Values-based leadership is now more important than ever. Values are meant to represent the shift from how to why, ensuring that each and every team member knows what is expected of them.

A business based on corporate values succeeds when it is driven from the top down, becoming shared beliefs. It’s not a slogan on a wall or a list of “this is how we are.” Corporate brand values guide the company by establishing those principles that represent it, guide the way it conducts its business, and act as a check and balance in the behavior and decisions of any aspect of the development of the business itself. If identified and implemented correctly, it will result in a cohesive team that operates transparently and trustfully, is proactive, has greater loyalty, and increases productivity.

What happens is that most corporate brand values are based on similar ideas, helping very little to build differential value propositions. Over time, companies around the world have understood the importance of values, adopting generic approaches such as ethical behavior, honesty, integrity, trust, and social concerns; perhaps thinking that the fact of adopting them is already the wild card that allows them to continue playing the game.

Let’s not forget that the (intangible) values together with the (tangible) benefits are the pillars that make up the navigation chart, that is, the positioning, of the company configuring its differential value proposition.


  1. What is valued in our industry?
  2. What do we value?
  3. What do we believe?
  4. What are we not?
  5. What can we do to uphold those principles?
  6. Do our customers reflect our values?
  7. How do our values collaborate in society?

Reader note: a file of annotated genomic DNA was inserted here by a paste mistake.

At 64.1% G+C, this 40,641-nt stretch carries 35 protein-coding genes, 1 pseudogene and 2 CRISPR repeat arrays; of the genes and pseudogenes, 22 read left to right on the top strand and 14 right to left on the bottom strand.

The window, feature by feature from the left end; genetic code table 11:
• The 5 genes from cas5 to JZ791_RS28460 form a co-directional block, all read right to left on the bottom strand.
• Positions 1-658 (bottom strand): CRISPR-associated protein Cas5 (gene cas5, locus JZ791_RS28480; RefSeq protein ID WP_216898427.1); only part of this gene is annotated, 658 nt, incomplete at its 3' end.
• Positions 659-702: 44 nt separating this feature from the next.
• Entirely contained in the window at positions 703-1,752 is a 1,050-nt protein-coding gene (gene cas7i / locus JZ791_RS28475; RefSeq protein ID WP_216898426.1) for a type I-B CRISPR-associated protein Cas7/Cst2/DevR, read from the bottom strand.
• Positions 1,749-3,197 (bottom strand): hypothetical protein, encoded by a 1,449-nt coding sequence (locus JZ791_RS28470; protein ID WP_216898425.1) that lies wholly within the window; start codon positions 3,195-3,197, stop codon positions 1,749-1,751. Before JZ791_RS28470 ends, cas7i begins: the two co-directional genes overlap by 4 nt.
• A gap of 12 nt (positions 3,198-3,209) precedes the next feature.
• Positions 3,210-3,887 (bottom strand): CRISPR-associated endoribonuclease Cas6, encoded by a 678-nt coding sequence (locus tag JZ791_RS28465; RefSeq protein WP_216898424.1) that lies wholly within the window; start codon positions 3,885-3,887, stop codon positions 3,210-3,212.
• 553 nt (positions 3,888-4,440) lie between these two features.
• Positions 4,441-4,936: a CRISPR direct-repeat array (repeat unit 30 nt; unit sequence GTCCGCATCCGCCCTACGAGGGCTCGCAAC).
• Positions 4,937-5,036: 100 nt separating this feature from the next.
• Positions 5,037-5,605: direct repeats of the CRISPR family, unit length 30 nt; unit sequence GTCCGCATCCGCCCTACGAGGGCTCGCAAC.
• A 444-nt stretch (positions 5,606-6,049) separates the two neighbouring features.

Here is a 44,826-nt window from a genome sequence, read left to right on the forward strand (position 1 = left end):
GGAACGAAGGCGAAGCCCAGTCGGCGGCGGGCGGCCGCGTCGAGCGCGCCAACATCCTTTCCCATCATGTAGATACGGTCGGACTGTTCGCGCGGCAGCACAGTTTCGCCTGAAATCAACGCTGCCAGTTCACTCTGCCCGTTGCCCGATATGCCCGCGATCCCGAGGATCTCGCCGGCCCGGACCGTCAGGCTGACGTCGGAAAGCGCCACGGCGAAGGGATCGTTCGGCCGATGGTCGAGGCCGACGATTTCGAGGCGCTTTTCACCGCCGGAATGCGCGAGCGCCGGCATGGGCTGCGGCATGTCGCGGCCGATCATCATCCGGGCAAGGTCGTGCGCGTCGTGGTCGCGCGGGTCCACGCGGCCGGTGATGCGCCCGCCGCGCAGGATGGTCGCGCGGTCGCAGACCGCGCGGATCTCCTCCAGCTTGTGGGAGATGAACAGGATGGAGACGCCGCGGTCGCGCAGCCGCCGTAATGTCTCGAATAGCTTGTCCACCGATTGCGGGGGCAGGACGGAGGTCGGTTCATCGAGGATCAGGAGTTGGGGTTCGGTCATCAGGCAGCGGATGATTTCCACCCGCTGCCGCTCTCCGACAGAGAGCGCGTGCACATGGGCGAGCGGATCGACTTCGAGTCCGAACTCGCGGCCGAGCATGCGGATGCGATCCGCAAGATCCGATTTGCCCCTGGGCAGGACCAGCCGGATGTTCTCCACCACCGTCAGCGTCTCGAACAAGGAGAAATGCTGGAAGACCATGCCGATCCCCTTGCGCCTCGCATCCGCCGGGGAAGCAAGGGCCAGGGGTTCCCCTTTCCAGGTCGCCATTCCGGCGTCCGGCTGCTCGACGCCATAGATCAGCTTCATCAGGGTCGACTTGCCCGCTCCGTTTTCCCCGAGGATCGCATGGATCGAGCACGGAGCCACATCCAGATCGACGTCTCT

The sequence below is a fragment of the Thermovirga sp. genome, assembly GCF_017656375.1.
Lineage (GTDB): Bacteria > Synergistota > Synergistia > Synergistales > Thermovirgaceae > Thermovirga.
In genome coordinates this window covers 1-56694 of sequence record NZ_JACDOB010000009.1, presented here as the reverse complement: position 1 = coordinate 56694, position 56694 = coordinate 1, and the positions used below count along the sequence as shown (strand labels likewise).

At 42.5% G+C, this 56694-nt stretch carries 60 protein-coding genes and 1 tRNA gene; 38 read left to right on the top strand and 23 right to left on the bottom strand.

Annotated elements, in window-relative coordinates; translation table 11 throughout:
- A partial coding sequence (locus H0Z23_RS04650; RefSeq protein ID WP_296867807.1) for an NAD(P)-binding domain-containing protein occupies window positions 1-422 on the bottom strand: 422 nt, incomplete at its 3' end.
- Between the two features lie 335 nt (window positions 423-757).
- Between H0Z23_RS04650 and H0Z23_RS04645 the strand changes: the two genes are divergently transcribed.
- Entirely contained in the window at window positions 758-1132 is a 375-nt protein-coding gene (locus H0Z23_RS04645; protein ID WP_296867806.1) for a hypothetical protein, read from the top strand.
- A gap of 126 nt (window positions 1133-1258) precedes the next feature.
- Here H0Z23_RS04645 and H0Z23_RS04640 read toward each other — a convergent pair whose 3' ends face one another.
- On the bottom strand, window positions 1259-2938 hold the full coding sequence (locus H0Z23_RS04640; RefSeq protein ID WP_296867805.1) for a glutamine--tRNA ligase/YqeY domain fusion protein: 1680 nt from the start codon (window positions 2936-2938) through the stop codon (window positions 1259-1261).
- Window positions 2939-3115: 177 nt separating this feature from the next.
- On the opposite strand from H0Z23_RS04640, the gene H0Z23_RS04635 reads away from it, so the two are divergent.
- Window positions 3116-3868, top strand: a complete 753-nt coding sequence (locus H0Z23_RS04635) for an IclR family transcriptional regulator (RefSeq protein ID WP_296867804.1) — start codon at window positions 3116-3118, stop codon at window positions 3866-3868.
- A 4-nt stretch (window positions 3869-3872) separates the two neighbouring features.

8. Could our values be penalized in some way?

To decipher values, the first step is to understand what the company stands for through its brand. It is a soul-searching process to find deep down what sustains us. In the process of identifying powerful core values, it is advisable to start by thinking about the business category, in this way we can avoid taking as main values those that the entire sector is supposed to have. For example, any courier company should value speed and security. A company in this sector that says precisely that these are its values will hardly succeed in standing out in the market.

Then, in order for values to be unique, they must be interpreted and described in a distinctive way. Instead of using overly frequent terms, you have to express them in a personal way and differently from any other brand that may have similar beliefs. In this way, they can be understood and shared. If core values are not expressed in clear, motivational words, it will be very difficult for employees to pay the slightest attention to them.

For example, many might define the value of seriousness as: “We handle information confidentially, we fulfill our commitments.” However, Google has seriousness among its values but defines it as follows: “We can be serious without wearing a suit. We believe that the biggest, most creative things happen with the right corporate culture.”

Obviously, this is something that must be seen and experienced from the example of managers. The entire organization must revolve around those principles and ensure that they address fundamental human needs.

Howard Schultz, the executive chairman of Starbucks and former CEO, said, “We’re in the business of human connection.” The case of Starbucks shows how values can form the basis for business strategy. The first thing mentioned on their list of values is something that many attribute as the key to their success: the culture, the atmosphere that their stores evoke. Starbucks defines its values as follows:

“With our partners, our café and our customers downtown, we live these values:

  • We create a culture of warmth and belonging, where everyone is welcome.
  • We act with courage, challenging the status quo and finding new ways to grow our company and each other.
  • We are present, connecting with transparency, dignity and respect.
  • We give our best in everything we do, holding ourselves accountable for results.
  • We are performance-driven, through the lens of humanity.”

As a final thought, it should be mentioned that choosing values is not something that is done once in a business plan and forgotten. It is a conscious and proactive choice that will help you successfully run a company by outlining the beliefs and attitudes that will be shared by all. As times change, it is worth reviewing whether the founding values are still valid. This is the value of brand values.


Carlos Puig Falcó

CEO of Branward

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